Friday, March 23, 2007

Verdi's "Va Pensiero" [no longer] in Polish

So someone is having a Hebrew Slaves Party at work!
How crazy, insensitive and politically incorrect can you get?
But this is America and we can get away with anything but the N-word...and you can even say that it you're black.

So I got to thinking...You Tube! Right. I never go there just to browse, but this time I have a mission. I want to enjoy hearing the famous chorus from Verdi's Nabucco, one of the most memorable choruses in all opera. Makes the hair rise on your neck if it's done right.

So what do I find?
This wonderful Polish rendition, in Polish already, with festive psychedelic costumes and a BOOM-Chuk-Chuk cadence that is as irresistable as a beer hall sing-along.

Sorry. That video got pulled from You Tube.
Too bad.
This one is not as much fun, but you get the idea. This is the ending of the 2006 Winter Olympics with children singing...

[Okay, then. Embedding disabled. What a crock!
Here's the link to the You Tube site directly. I can never figure out how anyone thinks they will go viral if embedding is disabled. Goofy thinking.]
This is not your Mama's grand opera.
This is opera for the next generation.
Compare with this stiffer, cleaner, more formal rendition.
Lots of versions available on You Tube. Va pensiero seems to be a cult pop song in Europe.

I'm a stickler for class, but I prefer the rowdy version myself. Too much exposure to modern praise music, I suppose.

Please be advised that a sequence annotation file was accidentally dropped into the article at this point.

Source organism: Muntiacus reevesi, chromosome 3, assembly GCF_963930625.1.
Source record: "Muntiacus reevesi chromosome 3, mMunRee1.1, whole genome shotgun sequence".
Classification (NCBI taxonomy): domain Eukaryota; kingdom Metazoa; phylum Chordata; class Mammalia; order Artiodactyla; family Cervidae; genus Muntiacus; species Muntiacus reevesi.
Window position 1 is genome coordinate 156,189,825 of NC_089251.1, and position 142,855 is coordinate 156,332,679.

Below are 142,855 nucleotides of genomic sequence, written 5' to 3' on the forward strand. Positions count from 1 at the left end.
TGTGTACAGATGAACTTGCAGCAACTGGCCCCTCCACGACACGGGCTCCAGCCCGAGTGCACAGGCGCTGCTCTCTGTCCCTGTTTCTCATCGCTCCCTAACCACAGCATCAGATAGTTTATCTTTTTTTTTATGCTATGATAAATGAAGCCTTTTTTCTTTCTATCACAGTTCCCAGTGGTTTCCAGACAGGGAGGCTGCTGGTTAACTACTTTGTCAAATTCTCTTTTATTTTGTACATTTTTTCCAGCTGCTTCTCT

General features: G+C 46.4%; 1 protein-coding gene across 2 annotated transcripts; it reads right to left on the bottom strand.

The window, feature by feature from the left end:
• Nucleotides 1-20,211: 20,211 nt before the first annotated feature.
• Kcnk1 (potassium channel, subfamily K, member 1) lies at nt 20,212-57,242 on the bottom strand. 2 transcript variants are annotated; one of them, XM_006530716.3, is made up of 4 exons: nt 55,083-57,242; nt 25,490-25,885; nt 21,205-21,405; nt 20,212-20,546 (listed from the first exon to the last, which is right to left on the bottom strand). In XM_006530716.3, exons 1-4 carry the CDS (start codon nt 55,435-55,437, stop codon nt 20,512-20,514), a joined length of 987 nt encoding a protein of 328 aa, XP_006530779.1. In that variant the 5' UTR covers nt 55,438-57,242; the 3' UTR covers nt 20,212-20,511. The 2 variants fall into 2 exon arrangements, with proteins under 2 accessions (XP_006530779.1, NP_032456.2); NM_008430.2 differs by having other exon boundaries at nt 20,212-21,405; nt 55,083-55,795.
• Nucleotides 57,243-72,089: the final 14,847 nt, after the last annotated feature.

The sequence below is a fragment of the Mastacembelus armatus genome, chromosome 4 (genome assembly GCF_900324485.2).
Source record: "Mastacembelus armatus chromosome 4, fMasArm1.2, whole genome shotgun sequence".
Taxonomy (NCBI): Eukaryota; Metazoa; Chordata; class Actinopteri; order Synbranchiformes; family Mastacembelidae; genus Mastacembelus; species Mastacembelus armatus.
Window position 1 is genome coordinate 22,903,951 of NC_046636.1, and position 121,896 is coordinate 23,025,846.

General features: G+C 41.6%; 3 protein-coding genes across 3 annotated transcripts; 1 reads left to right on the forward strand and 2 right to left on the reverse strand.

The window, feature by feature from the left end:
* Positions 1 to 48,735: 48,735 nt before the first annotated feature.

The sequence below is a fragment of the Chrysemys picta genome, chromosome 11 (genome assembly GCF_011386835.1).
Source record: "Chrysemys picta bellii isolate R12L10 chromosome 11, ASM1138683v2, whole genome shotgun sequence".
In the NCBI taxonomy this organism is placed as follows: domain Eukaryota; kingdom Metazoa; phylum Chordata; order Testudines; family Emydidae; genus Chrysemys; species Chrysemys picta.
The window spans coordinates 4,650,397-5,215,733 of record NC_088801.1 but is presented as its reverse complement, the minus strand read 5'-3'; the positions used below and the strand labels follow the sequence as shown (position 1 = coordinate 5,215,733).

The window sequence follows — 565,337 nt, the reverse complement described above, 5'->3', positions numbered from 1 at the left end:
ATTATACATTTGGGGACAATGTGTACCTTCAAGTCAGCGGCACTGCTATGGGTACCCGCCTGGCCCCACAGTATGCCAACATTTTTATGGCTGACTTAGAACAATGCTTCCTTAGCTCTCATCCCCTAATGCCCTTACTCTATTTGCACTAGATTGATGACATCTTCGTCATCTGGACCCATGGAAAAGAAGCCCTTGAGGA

The story of the introduction of Verdi's Nabucco is one for the books. Verdi was not sure if his new production was ever going to get to the stage, and if it did how well it would be received.
His personal description is one of the great accounts of all time. I can't find it at the moment but he describes how everything seemed to be going to hell the day before the dress rehearsal. Musicians were in a foul mood, workmen were making noise with the sets and the scene looked like a sure catastrophe was about to happen. But when the chorus started to sing "Va Pensiero" the workmen stepped to listen. The whole place got quiet as the chorus continued. At the end the entire crew of workmen and others who were present burst into applause and went wild. Verdi knew at that moment he had a winner.


Chuck said...

Sorry Bub, you blew it. Not only is the Polish version souped up,
the score has been rewritten... compare this to the tape:
You can't do that to Verdi. After all,he's the guy who wrote Rigoletto.
Why not just fix Shakespeare... or the Old Testament?
The concert version you offer for comparison is pretty vanilla, but a
full production would demonstrate my point.
If you want to have fun with an Opera, pick on Donizetti. WIth
Luci di Lammermoor you get not one but two E-flats to play
with. You also get bagpipes. The Scrotum Prince of Opera,
Mozart, goes you one better, in Die Zauberflaute there is an F.
It is an easy task to locate the story behind Verdi's
original production of Nabucco (Nebuchanezzar). The scene
involves the Jews leaving Babylon. The chorus sings the